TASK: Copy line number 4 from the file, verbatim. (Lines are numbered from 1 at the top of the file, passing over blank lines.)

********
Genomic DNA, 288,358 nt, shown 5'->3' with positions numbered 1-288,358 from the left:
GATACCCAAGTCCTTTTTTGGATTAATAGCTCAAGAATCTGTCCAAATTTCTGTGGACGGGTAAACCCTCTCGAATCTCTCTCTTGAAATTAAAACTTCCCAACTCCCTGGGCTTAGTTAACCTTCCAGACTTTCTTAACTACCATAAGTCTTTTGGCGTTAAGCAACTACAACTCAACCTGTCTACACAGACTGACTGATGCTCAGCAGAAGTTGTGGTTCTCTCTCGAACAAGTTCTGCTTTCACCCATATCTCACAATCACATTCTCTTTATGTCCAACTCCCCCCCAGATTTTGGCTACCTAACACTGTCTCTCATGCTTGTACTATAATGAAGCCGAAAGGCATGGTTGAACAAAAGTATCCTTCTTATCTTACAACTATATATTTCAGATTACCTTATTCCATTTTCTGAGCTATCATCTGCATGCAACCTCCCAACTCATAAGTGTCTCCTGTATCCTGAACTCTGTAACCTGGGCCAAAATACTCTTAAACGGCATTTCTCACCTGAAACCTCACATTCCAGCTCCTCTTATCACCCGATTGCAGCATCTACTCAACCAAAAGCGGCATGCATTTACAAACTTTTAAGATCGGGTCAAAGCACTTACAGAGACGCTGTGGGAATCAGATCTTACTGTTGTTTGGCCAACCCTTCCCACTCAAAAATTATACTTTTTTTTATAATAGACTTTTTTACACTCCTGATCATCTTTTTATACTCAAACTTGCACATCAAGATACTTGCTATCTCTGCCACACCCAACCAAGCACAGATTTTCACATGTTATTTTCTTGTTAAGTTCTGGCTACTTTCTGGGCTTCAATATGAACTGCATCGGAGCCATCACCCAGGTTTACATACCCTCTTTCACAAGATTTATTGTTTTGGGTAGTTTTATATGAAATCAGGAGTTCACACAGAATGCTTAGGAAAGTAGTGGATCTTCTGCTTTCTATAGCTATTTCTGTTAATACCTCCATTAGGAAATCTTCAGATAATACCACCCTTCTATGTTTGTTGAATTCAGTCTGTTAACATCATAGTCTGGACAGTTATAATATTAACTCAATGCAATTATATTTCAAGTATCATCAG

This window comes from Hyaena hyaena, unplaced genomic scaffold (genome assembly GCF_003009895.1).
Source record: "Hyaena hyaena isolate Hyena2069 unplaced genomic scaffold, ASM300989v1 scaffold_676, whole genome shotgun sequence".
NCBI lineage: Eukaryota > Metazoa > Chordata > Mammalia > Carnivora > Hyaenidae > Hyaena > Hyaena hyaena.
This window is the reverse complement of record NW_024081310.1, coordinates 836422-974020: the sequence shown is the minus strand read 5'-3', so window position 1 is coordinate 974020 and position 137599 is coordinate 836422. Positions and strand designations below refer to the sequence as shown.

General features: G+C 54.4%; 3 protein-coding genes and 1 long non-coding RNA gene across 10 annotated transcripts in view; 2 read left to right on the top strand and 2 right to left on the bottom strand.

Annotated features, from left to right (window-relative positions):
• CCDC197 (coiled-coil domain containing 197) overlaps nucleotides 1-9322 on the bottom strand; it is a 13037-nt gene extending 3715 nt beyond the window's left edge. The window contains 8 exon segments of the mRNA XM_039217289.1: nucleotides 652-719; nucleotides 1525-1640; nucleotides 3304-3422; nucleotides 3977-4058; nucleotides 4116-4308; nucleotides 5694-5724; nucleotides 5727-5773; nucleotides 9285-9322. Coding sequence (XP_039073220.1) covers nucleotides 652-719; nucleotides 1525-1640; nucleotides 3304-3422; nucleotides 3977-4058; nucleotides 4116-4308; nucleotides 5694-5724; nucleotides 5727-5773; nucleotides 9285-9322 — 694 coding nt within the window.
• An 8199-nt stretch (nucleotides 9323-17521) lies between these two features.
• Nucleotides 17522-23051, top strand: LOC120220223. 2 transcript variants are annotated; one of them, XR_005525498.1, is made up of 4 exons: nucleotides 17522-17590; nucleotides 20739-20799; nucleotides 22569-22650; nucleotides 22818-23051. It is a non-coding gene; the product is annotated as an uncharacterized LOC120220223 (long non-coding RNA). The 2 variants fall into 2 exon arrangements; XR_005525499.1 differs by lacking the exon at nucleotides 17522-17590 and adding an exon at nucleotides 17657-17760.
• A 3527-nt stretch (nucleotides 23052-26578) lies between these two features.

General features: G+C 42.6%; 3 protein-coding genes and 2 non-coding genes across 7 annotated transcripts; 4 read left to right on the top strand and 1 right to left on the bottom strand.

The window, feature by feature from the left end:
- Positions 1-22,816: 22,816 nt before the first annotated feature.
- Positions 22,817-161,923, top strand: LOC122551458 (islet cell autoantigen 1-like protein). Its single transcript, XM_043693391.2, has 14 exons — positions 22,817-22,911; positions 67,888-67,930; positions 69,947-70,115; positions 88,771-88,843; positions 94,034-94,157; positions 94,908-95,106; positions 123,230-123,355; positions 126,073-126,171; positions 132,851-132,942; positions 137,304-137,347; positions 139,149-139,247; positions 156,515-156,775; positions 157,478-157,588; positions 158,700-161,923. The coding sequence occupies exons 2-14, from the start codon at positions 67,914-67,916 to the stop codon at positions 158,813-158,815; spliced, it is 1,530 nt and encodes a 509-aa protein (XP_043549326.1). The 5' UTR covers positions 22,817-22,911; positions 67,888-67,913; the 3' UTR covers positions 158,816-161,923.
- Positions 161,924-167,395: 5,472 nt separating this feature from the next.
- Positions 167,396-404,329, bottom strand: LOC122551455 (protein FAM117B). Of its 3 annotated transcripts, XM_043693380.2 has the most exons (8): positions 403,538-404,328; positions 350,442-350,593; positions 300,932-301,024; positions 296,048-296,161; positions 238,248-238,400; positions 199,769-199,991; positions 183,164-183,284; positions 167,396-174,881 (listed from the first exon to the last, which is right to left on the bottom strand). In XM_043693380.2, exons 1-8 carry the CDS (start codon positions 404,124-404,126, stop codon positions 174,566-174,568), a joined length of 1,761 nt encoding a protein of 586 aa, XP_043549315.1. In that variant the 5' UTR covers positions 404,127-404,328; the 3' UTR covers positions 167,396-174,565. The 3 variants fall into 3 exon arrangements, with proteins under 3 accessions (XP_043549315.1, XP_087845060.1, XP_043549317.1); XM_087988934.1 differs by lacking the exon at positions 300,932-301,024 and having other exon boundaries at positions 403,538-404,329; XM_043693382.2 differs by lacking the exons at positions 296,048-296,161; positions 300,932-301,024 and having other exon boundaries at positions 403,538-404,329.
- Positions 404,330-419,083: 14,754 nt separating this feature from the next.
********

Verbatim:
Source record: "Hyaena hyaena isolate Hyena2069 unplaced genomic scaffold, ASM300989v1 scaffold_676, whole genome shotgun sequence".